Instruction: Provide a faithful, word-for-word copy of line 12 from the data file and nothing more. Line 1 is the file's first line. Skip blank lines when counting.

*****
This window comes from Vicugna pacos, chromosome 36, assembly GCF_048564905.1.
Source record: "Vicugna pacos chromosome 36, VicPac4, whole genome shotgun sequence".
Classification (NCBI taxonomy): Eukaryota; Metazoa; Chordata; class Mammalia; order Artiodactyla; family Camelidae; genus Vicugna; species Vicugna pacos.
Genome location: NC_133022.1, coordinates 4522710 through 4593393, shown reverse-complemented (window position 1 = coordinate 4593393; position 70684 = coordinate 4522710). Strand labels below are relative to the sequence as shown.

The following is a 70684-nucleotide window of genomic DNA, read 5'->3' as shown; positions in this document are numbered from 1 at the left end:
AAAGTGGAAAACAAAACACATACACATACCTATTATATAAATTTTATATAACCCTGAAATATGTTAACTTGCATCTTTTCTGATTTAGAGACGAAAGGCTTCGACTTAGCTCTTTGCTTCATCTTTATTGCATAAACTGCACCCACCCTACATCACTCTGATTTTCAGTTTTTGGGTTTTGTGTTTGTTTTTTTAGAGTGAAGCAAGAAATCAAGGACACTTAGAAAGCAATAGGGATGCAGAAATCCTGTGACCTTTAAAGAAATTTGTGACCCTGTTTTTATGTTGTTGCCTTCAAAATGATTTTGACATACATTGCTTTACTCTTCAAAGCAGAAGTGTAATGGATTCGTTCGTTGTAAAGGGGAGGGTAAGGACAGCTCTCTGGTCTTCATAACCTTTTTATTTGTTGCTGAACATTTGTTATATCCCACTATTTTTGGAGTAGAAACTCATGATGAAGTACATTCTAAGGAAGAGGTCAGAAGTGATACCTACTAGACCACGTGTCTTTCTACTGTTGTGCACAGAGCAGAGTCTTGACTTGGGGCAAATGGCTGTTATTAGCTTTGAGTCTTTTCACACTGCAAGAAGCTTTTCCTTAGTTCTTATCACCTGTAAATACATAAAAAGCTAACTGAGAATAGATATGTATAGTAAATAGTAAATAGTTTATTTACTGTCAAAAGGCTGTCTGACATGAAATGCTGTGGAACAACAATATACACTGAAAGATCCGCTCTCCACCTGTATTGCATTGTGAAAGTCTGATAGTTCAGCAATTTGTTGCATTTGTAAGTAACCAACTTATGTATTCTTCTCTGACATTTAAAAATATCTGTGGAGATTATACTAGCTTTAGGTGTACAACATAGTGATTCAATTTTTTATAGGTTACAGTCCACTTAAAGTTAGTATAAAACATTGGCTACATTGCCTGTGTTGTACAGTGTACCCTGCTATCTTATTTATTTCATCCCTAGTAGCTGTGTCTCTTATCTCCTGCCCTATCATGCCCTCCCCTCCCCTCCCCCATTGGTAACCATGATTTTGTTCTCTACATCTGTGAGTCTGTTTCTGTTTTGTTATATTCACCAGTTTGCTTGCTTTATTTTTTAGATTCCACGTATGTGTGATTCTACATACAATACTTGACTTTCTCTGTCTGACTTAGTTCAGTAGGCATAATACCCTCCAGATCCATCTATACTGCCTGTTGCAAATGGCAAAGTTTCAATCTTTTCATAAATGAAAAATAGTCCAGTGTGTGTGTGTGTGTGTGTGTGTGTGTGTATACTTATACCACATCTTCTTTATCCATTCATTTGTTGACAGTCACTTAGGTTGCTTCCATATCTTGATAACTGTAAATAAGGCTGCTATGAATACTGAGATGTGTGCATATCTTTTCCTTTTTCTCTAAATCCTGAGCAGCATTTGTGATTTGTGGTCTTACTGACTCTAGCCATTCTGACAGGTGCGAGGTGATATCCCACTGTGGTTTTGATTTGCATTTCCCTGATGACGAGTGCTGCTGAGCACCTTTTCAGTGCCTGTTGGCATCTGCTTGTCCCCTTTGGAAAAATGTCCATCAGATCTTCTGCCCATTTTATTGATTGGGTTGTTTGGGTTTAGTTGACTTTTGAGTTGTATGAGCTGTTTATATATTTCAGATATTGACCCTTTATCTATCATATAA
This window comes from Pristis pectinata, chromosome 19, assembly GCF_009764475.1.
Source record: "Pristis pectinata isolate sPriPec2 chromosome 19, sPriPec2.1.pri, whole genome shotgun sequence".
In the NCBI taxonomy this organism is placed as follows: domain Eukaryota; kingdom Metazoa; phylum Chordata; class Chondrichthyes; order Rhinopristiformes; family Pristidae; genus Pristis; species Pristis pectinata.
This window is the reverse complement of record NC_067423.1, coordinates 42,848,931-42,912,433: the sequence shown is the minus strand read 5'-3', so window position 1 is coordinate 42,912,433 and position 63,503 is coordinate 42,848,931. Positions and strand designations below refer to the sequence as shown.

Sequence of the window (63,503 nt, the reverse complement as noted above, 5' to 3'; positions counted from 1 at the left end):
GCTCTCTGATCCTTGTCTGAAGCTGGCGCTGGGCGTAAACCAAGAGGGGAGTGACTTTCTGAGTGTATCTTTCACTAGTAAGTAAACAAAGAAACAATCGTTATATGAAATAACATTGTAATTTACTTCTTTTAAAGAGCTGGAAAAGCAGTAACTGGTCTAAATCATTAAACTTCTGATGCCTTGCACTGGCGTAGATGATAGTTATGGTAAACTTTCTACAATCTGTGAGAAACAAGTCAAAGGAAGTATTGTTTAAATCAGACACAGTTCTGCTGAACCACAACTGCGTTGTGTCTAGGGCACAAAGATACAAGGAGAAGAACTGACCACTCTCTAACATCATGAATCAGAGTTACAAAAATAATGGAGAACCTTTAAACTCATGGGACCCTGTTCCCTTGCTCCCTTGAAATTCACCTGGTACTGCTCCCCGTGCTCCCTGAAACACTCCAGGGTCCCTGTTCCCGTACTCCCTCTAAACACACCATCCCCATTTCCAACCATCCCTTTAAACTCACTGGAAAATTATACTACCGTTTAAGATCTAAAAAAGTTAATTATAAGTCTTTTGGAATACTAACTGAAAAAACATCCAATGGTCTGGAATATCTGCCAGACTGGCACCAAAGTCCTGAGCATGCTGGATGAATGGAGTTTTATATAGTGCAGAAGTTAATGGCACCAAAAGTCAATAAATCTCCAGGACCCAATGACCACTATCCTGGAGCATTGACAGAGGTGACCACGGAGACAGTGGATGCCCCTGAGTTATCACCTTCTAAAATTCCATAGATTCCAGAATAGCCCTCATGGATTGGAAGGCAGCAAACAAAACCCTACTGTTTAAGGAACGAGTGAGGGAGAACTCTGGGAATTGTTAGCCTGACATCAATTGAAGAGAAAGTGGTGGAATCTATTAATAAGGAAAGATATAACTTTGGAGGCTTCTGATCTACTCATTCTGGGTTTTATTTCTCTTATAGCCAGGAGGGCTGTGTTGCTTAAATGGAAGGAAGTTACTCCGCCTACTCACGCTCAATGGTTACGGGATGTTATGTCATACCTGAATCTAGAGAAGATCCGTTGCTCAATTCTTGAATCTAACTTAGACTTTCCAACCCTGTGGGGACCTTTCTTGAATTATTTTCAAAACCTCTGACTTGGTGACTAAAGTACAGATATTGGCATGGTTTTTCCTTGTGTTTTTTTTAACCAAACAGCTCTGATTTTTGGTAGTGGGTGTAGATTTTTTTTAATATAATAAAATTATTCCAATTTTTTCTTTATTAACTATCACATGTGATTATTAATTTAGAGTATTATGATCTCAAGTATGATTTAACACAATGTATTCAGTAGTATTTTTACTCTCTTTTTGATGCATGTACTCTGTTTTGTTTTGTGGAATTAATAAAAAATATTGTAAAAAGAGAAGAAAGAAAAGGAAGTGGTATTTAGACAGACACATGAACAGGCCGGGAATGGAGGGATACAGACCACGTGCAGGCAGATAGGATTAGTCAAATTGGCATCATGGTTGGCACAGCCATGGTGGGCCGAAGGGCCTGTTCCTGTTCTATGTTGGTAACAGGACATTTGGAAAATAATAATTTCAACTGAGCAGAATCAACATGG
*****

GCTCTCTGATCCTTGTCTGAAGCTGGCGCTGGGCGTAAACCAAGAGGGGAGTGACTTTCTGAGTGTATCTTTCACTAGTAAGTAAACAAAGAAACAATCGTTATATGAAATAACATTGTAATTTACTTCTTTTAAAGAGCTGGAAAAGCAGTAACTGGTCTAAATCATTAAACTTCTGATGCCTTGCACTGGCGTAGATGATAGTTATGGTAAACTTTCTACAATCTGTGAGAAACAAGTCAAAGGAAGTATTGTTTAAATCAGACACAGTTCTGCTGAACCACAACTGCGTTGTGTCTAGGGCACAAAGATACAAGGAGAAGAACTGACCACTCTCTAACATCATGAATCAGAGTTACAAAAATAATGGAGAACCTTTAAACTCATGGGACCCTGTTCCCTTGCTCCCTTGAAATTCACCTGGTACTGCTCCCCGTGCTCCCTGAAACACTCCAGGGTCCCTGTTCCCGTACTCCCTCTAAACACACCATCCCCATTTCCAACCATCCCTTTAAACTCACTGGAAAATTATACTACCGTTTAAGATCTAAAAAAGTTAATTATAAGTCTTTTGGAATACTAACTGAAAAAACATCCAATGGTCTGGAATATCTGCCAGACTGGCACCAAAGTCCTGAGCATGCTGGATGAATGGAGTTTTATATAGTGCAGAAGTTAATGGCACCAAAAGTCAATAAATCTCCAGGACCCAATGACCACTATCCTGGAGCATTGACAGAGGTGACCACGGAGACAGTGGATGCCCCTGAGTTATCACCTTCTAAAATTCCATAGATTCCAGAATAGCCCTCATGGATTGGAAGGCAGCAAACAAAACCCTACTGTTTAAGGAACGAGTGAGGGAGAACTCTGGGAATTGTTAGCCTGACATCAATTGAAGAGAAAGTGGTGGAATCTATTAATAAGGAAAGATATAACTTTGGAGGCTTCTGATCTACTCATTCTGGGTTTTATTTCTCTTATAGCCAGGAGGGCTGTGTTGCTTAAATGGAAGGAAGTTACTCCGCCTACTCACGCTCAATGGTTACGGGATGTTATGTCATACCTGAATCTAGAGAAGATCCGTTGCTCAATTCTTGAATCTAACTTAGACTTTCCAACCCTGTGGGGACCTTTCTTGAATTATTTTCAAAACCTCTGACTTGGTGACTAAAGTACAGATATTGGCATGGTTTTTCCTTGTGTTTTTTTTAACCAAACAGCTCTGATTTTTGGTAGTGGGTGTAGATTTTTTTTAATATAATAAAATTATTCCAATTTTTTCTTTATTAACTATCACATGTGATTATTAATTTAGAGTATTATGATCTCAAGTATGATTTAACACAATGTATTCAGTAGTATTTTTACTCTCTTTTTGATGCATGTACTCTGTTTTGTTTTGTGGAATTAATAAAAAATATTGTAAAAAGAGAAGAAAGAAAAGGAAGTGGTATTTAGACAGACACATGAACAGGCCGGGAATGGAGGGATACAGACCACGTGCAGGCAGATAGGATTAGTCAAATTGGCATCATGGTTGGCACAGCCATGGTGGGCCGAAGGGCCTGTTCCTGTTCTATGTTGGTAACAGGACATTTGGAAAATAATAATTTCAACTGAGCAGAATCAACATGG